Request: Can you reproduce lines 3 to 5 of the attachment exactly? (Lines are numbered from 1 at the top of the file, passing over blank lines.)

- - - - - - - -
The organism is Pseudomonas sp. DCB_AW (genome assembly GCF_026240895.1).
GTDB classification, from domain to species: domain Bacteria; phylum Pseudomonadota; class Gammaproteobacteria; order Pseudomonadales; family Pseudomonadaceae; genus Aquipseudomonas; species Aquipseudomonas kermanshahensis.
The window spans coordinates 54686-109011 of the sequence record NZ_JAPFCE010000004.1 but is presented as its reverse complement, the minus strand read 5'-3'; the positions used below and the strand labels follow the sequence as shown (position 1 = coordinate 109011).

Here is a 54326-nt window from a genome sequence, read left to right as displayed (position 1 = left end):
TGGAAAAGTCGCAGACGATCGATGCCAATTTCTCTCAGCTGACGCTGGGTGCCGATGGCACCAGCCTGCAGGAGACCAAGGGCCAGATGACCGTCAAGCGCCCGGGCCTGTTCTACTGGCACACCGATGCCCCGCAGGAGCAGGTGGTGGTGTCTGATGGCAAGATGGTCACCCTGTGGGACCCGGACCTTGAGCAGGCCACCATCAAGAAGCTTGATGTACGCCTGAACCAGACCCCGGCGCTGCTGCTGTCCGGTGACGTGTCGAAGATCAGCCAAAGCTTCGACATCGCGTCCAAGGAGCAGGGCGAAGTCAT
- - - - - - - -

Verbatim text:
The window spans coordinates 54686-109011 of the sequence record NZ_JAPFCE010000004.1 but is presented as its reverse complement, the minus strand read 5'-3'; the positions used below and the strand labels follow the sequence as shown (position 1 = coordinate 109011).

Here is a 54326-nt window from a genome sequence, read left to right as displayed (position 1 = left end):
TGGAAAAGTCGCAGACGATCGATGCCAATTTCTCTCAGCTGACGCTGGGTGCCGATGGCACCAGCCTGCAGGAGACCAAGGGCCAGATGACCGTCAAGCGCCCGGGCCTGTTCTACTGGCACACCGATGCCCCGCAGGAGCAGGTGGTGGTGTCTGATGGCAAGATGGTCACCCTGTGGGACCCGGACCTTGAGCAGGCCACCATCAAGAAGCTTGATGTACGCCTGAACCAGACCCCGGCGCTGCTGCTGTCCGGTGACGTGTCGAAGATCAGCCAAAGCTTCGACATCGCGTCCAAGGAGCAGGGCGAAGTCAT